Imagine if your brokerage firm called you up and told you that they were going to sell out all of the positions in your brokerage account within the next 60 days.
“Why?” you ask them. They respond that due to increasing regulatory restrictions they will no longer service your account. They give you two options:
1. Transfer your assets to another financial institution,
2. Distribute the assets directly to you.
Believe it or not, many people in Israel are receiving such a call. This is because they are U.S. citizens, and due to tough regulations regarding Americans living abroad originally intended to prevent money laundering, many U.S. financial institutions no longer want to work with any non-resident Americans. Though it may be disconcerting to receive notification that a long-standing relationship with a brokerage firm is about to end, there is no need to panic. Americans living in Israel who have U.S. brokerage accounts have a solution to this issue.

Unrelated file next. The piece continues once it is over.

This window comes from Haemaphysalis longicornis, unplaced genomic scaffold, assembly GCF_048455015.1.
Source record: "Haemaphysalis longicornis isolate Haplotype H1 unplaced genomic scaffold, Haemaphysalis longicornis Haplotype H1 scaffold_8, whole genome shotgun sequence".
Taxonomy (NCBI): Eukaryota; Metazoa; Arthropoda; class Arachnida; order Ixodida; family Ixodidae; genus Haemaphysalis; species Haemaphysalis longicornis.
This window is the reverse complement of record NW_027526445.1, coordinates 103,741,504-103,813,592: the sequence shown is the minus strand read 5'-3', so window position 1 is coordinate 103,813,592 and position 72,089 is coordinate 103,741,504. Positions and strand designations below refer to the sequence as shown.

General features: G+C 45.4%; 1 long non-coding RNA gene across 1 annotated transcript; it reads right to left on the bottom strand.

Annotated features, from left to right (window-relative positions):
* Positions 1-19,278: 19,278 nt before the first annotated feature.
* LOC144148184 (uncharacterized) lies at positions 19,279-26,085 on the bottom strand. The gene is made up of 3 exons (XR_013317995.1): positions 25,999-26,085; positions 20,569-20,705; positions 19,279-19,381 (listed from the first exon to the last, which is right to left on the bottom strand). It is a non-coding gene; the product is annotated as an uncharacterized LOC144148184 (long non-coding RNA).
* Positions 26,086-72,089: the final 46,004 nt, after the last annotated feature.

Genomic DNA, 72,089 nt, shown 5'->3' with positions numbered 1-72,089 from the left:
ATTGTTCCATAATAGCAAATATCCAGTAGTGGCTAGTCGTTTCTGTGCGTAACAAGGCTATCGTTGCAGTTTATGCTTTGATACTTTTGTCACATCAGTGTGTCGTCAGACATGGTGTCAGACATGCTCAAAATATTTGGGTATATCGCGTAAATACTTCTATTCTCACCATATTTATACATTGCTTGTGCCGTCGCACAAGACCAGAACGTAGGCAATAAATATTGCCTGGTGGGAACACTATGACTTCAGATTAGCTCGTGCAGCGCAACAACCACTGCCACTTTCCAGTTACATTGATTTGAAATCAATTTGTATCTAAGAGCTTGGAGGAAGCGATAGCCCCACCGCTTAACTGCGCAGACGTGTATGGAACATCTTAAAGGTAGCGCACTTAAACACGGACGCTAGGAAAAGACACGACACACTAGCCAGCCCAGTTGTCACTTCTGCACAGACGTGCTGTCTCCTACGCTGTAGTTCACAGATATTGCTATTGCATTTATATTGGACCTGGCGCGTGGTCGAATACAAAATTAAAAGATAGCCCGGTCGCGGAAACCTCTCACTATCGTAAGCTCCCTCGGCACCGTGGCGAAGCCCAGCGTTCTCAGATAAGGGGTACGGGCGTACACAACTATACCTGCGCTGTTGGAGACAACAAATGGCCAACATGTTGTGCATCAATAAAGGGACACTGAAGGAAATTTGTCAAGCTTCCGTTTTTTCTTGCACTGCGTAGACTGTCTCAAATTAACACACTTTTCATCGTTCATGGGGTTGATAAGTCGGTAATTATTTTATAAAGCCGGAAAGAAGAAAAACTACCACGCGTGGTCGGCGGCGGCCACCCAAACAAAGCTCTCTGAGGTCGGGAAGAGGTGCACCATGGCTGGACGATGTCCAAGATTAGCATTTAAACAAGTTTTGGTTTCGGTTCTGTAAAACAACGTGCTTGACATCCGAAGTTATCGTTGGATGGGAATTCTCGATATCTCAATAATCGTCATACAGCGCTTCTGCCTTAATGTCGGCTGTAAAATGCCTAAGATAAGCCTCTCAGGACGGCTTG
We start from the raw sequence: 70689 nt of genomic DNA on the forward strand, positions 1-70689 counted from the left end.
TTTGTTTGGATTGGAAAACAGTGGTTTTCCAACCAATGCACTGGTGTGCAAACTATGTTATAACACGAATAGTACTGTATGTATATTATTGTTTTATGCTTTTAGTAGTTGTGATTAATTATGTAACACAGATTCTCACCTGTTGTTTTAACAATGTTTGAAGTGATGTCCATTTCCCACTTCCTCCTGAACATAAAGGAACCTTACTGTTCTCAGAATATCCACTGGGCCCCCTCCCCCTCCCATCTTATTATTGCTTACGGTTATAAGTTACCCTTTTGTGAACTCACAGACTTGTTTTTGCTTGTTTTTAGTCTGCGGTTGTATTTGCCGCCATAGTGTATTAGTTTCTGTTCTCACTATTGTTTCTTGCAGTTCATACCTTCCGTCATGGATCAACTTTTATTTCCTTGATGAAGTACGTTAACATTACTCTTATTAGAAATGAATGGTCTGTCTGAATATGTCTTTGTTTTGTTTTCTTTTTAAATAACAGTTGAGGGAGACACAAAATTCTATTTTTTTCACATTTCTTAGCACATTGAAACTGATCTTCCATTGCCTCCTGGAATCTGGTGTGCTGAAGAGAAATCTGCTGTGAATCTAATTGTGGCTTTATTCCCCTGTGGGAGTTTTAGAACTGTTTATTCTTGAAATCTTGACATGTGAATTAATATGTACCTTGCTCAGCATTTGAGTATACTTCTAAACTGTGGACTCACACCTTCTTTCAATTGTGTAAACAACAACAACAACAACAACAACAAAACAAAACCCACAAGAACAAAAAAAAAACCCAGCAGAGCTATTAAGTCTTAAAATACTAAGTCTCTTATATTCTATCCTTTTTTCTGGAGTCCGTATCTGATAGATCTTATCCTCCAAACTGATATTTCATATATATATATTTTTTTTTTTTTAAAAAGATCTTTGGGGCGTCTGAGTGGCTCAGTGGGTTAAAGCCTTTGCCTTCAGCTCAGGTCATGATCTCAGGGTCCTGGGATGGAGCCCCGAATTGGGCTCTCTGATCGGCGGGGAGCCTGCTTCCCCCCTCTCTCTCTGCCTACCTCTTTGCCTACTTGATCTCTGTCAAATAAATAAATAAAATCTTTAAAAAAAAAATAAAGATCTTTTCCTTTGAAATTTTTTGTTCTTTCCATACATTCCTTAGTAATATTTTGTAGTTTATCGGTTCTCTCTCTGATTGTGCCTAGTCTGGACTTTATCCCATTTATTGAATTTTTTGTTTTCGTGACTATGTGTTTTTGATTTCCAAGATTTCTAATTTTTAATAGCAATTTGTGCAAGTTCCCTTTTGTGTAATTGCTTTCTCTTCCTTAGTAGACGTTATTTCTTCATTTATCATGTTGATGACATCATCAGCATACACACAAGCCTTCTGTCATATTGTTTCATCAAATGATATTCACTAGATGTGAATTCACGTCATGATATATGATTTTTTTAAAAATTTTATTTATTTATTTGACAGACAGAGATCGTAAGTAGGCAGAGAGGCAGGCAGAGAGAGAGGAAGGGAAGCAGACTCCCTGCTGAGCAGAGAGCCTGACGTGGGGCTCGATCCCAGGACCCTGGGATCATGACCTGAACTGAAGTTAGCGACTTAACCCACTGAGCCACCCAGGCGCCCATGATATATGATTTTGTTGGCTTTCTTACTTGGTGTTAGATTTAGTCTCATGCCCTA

Don’t cash out your American account
Instead of cashing out your American account (which could trigger an unwanted tax bill), find a cross-border-friendly firm that specializes in opening brokerage accounts for U.S. citizens who have a foreign address. Then you can transfer your assets “in kind” to the new account. This new account can even be an exact replica of the old one, unless you specifically want to change your investment structure. In most cases, everything can be transferred without selling, unless you are holding certain proprietary funds of the current firm or bank that are non-transferrable. Best of all, by moving everything over in kind (without selling), there are no tax consequences or reporting requirements.
To find out more about opening a U.S. brokerage account from outside the United States, click here.
Douglas Goldstein, CFP®, is the Director of Profile Investment Service, Ltd., which specializes in helping people who live in Israel with their US dollar assets and American investment and retirement accounts. He helps olim meet their financial goals through asset allocation, financial planning, and using money managers.
Published October 6, 2016. Updated July 2019.